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# Cosine Effect Minimum RangeRadar and Lidar

 Cosine Effect Acceleration

The cosine effect induces a deceleration component (-a) for approaching vehicles, and an acceleration component (+a) for receding vehicles. The closer the vehicle the faster the angle and measured speed change and the greater the acceleration component.

The cosine effect acceleration component is a function of vehicle speed and range from radar, and radar distance from vehicle lane. Applying a little calculus and trigonometry to velocity vectors and the geometry the vehicle cosine effect acceleration can be calculated.

Acceleration based on target vehicle speed and range from radar,
and radar distance from target vehicle lane.

 a = accelerationvo = speed d = radar distance from target vehicle lane centerR = range

The cosine effect equation for acceleration can be used to determine the range for a given acceleration and radar distance from vehicle lane and vehicle speed.

Range based on target vehicle speed, radar distance
from target vehicle lane, and acceleration.

 a = cosine effect accelerationvo = speed d = radar distance from target vehicle lane centerR = range from radar

The above equations can be used to determine radar minimum range, vehicles closer than minimum range cannot be measured.

 Minimum Range

A radar cannot measure speed when acceleration exceeds the radar limits due to the cosine effect, or anything else - curves, vehicle slowing or accelerating. Radar acceleration limit is a function of radar accuracy and sample time - minimum time required to get one speed measurement. Speed cannot change faster than radar or lidar accuracy during one sample period.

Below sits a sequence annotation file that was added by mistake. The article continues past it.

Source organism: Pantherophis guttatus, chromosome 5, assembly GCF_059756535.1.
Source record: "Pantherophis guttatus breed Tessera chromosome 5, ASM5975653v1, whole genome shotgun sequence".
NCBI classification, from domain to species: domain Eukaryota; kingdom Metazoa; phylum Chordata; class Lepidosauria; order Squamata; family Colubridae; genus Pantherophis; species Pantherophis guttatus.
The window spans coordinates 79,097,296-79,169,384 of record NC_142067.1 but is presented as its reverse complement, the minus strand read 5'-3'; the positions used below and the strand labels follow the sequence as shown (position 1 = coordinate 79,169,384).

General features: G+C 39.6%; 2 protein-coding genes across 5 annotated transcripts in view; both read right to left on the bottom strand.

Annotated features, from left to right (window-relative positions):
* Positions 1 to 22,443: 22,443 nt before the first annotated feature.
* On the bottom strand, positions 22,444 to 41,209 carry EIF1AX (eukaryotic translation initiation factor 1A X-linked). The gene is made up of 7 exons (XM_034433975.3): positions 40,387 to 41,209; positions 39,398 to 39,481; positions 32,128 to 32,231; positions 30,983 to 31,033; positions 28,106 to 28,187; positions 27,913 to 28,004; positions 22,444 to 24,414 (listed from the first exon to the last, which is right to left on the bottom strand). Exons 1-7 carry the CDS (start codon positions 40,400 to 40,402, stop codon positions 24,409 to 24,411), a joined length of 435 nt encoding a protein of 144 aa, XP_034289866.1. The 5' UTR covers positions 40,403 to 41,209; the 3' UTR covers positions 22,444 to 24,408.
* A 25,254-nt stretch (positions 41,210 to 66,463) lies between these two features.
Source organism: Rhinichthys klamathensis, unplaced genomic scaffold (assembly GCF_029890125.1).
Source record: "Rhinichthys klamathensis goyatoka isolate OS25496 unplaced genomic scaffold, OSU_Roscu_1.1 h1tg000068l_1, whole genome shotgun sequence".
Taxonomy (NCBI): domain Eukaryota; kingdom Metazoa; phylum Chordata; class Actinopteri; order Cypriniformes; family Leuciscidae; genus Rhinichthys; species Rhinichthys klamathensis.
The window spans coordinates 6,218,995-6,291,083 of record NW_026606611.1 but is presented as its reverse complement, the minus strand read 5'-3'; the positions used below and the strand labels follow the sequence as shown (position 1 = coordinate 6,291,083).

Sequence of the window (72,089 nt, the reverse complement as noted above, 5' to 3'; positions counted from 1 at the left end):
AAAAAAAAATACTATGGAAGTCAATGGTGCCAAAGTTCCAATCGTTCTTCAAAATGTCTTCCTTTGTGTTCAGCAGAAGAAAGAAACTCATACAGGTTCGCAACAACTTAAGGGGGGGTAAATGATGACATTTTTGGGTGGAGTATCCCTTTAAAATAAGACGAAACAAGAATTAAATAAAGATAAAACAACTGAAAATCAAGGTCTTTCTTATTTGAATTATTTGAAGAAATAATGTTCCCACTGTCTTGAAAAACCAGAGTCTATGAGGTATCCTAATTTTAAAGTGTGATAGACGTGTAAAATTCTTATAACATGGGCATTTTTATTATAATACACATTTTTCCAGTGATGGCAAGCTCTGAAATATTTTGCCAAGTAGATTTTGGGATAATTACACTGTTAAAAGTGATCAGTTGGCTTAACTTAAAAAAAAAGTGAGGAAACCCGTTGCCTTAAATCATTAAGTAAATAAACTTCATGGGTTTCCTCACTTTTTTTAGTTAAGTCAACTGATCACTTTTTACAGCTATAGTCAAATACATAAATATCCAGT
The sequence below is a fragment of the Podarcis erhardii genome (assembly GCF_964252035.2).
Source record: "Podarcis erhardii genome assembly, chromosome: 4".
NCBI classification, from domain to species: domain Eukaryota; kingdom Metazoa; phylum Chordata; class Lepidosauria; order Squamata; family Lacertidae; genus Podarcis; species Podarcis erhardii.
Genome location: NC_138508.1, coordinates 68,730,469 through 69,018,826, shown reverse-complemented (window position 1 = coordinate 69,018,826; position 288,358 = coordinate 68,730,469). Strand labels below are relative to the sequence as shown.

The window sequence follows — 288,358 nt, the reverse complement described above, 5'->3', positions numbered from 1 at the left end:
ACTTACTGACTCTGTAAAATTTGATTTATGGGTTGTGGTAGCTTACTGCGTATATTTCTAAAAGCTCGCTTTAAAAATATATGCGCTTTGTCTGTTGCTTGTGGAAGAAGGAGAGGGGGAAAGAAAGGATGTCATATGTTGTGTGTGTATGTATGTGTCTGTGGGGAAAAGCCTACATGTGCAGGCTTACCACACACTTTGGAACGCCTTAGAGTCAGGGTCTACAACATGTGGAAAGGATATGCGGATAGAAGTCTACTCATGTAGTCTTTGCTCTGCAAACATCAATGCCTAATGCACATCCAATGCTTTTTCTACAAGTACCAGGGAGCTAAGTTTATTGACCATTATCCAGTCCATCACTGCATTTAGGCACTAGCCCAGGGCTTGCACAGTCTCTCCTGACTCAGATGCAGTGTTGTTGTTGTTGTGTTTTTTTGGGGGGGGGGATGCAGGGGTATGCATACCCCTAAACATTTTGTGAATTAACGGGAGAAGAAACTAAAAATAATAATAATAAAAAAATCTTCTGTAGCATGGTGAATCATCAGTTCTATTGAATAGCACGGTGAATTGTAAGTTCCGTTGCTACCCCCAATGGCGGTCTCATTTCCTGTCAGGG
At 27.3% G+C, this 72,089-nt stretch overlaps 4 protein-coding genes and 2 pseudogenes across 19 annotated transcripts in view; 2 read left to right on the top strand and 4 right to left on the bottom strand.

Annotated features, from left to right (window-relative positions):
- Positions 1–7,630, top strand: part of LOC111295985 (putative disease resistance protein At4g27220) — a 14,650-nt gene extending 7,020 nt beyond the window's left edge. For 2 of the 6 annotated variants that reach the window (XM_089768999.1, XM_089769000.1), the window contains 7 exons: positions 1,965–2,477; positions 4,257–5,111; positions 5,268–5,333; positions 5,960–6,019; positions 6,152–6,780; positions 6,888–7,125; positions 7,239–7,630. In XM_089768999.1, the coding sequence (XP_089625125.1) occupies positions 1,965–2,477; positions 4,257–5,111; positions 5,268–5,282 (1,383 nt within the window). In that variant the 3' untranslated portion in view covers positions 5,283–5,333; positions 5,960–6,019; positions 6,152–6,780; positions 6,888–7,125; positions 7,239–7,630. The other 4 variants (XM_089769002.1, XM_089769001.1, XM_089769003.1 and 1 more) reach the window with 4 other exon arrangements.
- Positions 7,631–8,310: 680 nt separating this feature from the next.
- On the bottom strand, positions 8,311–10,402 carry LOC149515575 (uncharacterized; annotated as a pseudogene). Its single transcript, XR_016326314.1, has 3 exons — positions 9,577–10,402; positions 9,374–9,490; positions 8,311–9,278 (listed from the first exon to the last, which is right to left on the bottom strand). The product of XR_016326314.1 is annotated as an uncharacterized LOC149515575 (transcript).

amax = ±vacc / ti
 amax = radar acceleration limit vacc = radar accuracy ti = radar sample time or integration period

The acceleration limit sets a minimum range, vehicles inside minimum range are too close to measure because the relative speed is changing too fast. Minimum range applies to vehicles traveling toward and away from the radar.

 Minimum Range Factors Traffic Speed Antenna Distance from Traffic Lane Radar Accuracy (Typically ±1 mph) Radar Sample TIme (Typically 0.3 seconds)

Accuracy is typically ±1 mph, sample times vary with model from 1/4 to 1/2 second. Many microwave radars have a sample time of 0.3 seconds (300 milliseconds), laser radars typically have longer sample periods.

Target vehicle acceleration must be within limits for an entire sample time. Radar / lidar minimum range is the range acceleration exceeds limits plus one sample period.

Minimum Range Equation

 Rmin = Minimum Rangevo = Speed vacc = Radar Accuracyd = Radar Distance from Target Vehicle Lane Centerti = Radar Sample Time

Minimum Range Example
Distances in Feet

Minimum Range
0.250 second Sample Time, ±1 mph Accuracy

Minimum Range
0.300 second Sample Time, ±1 mph Accuracy

Minimum Range
0.333 second Sample Time, ±1 mph Accuracy

Minimum Range
Traffic closer than minimum range cannot be measured.
 vo = Traffic Speed: mph d = Radar to Traffic Lane: feet ti = Radar Sample Time: seconds milliseconds vacc = Radar Accuracy: ± 1 mph Minimum RangeTime to Even with Radar